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FAQs on Freshwater Worms of All Sorts, Reproduction

Related Articles:  Invertebrates for Freshwater Aquariums by Neale Monks, Choose Your Weapon: Freshwater Fish Disease Treatment Options by Neale Monks,

Related FAQs:  Freshwater Worms 1Freshwater Worms 2, Planaria, FW Worm Identification, FW Worm Behavior, FW Worm Compatibility/Control, FW Worm Selection, FW Worm Systems, FW Worm Feeding, FW Worm Disease, & FAQs on: Worm Caused Diseases, Worms as Foods, FW Invert.s 1, Aquatic Insects, Crustaceans ShrimpsTerrestrial Hermit Crabs,


Earthworm Farming - 08/08/2005 Namaste! <Good morning!  Sabrina with you, today.> Hello people.  This is Mitra from India.   <Nice to hear from you, almost halfway around the world - thanks for writing in!> Can you please tell me how to store earthworms because we have a very dry soil over here and the worms come out only when it rains.  So I need to collect them and store them when they are out. So please help me. <Try a google search with the words "earthworm farm" or "vermiculture".  Here is one excellent site I found:  http://www.jerusalemcityfarmers.org/earthworm.html , and there are many, many others.  You might try searches containing "raising earthworms" or "keeping earthworms", as well.> Thank you,  Mitra <Wishing you well,  -Sabrina> Spawning worms 11/28/07 Hi, Hope you can help me with a 'wormy' problem. My fish (goldfish) spawn and I remove the eggs and put them in a separate tank for hatching. Within two weeks of them hatching I notice that I have red baby worms as well, I think they are called nematodes. How do I get rid of them. I have tried various means in the past even boiling the gravel etc but they just come back. I only have them when I have babies, I have had no luck with internet search thus far. If I leave the worms they grow into long spine shuddering wriggly things, the adults don't have worms in their tanks so where do they come from. I really want to get rid of them. I tried a 'commercial' fish de-wormer (for the adults) available from my local but that obviously has not worked either, any suggestions you can make I would be very grateful. Best Regards, Gillian <Hello Gillian. The good news is these worms almost certainly aren't nematodes but probably insect larvae (chironomids) given their red colouration. Even if they were nematodes, the free-living sorts that appear in aquaria don't do any harm. Anyway, assuming their insect larvae, they're getting in by insects laying eggs on the water or with live food or plants. They don't cause any problems, and adult fish will readily eat them. After a few weeks they turn into a pupa (looks like a pod with a tail that hangs at the surface) and then the adult midge appears and flies away. The easiest way to fix the problem is to stop them getting in. There are no medications useful for killing insects that are safe to use, so trying to kill them isn't going to happen. Scoop them out and dispose of them, and then ensure adults can't lay their eggs in the tank by covering the tank with a lid. I personally wouldn't worry about them, and would recommend you use them as live food for surface-feeders like halfbeaks and hatchetfish. Cheers, Neale.>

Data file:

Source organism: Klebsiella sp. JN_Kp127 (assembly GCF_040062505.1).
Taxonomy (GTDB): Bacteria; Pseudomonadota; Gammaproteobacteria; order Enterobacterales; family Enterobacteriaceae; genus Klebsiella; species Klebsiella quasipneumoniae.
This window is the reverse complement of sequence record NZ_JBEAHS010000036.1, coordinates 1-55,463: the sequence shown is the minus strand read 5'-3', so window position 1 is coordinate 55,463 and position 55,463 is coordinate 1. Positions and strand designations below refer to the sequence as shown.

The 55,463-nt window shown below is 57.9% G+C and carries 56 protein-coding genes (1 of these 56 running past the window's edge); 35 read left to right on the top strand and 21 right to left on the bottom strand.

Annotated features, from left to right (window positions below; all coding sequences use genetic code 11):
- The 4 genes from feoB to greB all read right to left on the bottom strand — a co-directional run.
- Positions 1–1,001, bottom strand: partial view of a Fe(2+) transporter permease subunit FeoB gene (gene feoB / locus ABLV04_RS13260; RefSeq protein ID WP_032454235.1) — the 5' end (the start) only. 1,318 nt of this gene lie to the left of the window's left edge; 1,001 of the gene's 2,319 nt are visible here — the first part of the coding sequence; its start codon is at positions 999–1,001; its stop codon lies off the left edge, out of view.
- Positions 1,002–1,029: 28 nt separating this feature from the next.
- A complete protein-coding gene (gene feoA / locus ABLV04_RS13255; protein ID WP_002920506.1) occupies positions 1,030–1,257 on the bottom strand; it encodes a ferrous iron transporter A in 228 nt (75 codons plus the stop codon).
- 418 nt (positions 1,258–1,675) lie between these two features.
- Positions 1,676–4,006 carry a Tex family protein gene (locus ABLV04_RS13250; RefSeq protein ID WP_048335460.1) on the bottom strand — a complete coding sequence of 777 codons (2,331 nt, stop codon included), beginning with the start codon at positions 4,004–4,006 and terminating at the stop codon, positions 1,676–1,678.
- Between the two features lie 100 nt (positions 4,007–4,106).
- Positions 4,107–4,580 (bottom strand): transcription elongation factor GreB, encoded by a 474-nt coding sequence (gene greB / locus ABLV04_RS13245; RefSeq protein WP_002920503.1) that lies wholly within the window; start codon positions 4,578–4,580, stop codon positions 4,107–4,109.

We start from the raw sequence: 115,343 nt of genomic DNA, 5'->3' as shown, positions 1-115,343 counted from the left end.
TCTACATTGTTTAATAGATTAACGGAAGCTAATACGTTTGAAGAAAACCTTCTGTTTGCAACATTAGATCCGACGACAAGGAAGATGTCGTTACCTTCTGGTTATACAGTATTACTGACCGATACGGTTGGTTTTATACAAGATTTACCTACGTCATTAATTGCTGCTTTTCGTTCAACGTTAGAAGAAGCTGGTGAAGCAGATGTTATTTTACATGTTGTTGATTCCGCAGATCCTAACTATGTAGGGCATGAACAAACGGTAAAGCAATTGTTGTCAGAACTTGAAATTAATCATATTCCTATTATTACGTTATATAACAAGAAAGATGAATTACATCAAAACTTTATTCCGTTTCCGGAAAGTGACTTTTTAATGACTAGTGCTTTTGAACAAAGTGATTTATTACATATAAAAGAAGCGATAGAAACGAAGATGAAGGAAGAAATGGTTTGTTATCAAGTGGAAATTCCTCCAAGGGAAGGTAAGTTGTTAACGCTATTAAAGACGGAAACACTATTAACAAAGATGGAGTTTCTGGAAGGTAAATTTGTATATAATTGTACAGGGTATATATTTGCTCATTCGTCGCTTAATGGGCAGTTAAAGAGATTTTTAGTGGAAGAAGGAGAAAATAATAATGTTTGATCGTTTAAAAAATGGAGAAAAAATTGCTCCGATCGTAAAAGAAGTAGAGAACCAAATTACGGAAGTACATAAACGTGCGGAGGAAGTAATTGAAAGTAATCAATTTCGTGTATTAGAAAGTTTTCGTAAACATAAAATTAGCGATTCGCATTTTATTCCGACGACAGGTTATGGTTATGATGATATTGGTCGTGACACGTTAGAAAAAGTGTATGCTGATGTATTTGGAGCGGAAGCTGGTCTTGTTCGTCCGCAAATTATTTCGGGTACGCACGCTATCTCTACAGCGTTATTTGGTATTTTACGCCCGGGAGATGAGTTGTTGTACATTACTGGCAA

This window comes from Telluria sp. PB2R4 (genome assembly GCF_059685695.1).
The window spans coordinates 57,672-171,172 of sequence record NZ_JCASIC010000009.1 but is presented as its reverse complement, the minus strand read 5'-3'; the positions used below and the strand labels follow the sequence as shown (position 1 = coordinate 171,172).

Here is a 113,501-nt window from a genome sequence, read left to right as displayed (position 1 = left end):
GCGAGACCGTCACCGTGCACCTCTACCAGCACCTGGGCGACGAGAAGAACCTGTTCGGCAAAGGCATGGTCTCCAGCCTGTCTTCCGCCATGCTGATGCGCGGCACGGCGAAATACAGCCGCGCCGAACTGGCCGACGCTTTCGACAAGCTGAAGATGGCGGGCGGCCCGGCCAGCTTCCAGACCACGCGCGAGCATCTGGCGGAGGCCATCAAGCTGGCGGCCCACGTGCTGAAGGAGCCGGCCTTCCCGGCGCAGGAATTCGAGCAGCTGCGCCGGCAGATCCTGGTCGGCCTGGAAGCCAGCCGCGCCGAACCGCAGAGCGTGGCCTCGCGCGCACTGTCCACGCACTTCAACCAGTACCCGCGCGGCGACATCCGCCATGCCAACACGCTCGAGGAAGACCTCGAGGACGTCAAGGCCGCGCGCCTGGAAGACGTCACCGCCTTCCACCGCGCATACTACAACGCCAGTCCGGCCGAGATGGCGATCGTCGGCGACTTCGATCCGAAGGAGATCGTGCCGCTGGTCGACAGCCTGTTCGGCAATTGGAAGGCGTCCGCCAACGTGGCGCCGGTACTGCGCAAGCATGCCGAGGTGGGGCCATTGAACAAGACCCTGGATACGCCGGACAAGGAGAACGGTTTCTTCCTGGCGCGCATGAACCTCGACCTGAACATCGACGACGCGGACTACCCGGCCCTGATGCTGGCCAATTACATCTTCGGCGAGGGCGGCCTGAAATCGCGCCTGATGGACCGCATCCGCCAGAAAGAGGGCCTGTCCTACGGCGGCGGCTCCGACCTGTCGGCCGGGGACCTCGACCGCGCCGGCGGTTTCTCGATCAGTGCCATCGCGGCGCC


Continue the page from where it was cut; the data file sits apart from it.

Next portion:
Re: Spawning worms 11/28/07 Hi, Thanks for replying. I must admit I'm not convinced about the insect angle as I only ever have these worms when the fish have spawned and I have fry, certainly have not seen anything like the pupae you described. It would seem the only way to get rid of them is to dump the gravel and replace all filter material once the young fish go to new homes etc. I don't think they do harm the fish but there are just so many, they get into everything and they grow rather long and the 'stick' to the tank sides and the bucket when I do a water change. They are just revolting. Once again Thanks for advice. Gillian <Ah, you didn't say they were stuck to the glass. This suggests they are Planarians. Again, harmless, but planarians are almost always connected to overfeeding and bad aquarium maintenance. They consume detritus and the micro-organisms that live in messy tanks. They are typically around 10-20 mm long, rarely much bigger, very flat, and often some shade of reddish-brown. Removal is tricky, but certain fish, most famously gouramis and Paradisefish, will eat them. Basically you need to manually remove them with each water change, and then make sure you keep the tank clean so the remainder can't reproduce rapidly. Eventually the population will die back. Changing the gravel and filter media would work too. They are rather neat animals and worth appreciating, though in vast numbers they to indicate deeper problems with the tank that should be addressed. Planarians will eat fish eggs and fry, so you don't want them in a breeding tank. Cheers, Neale.>

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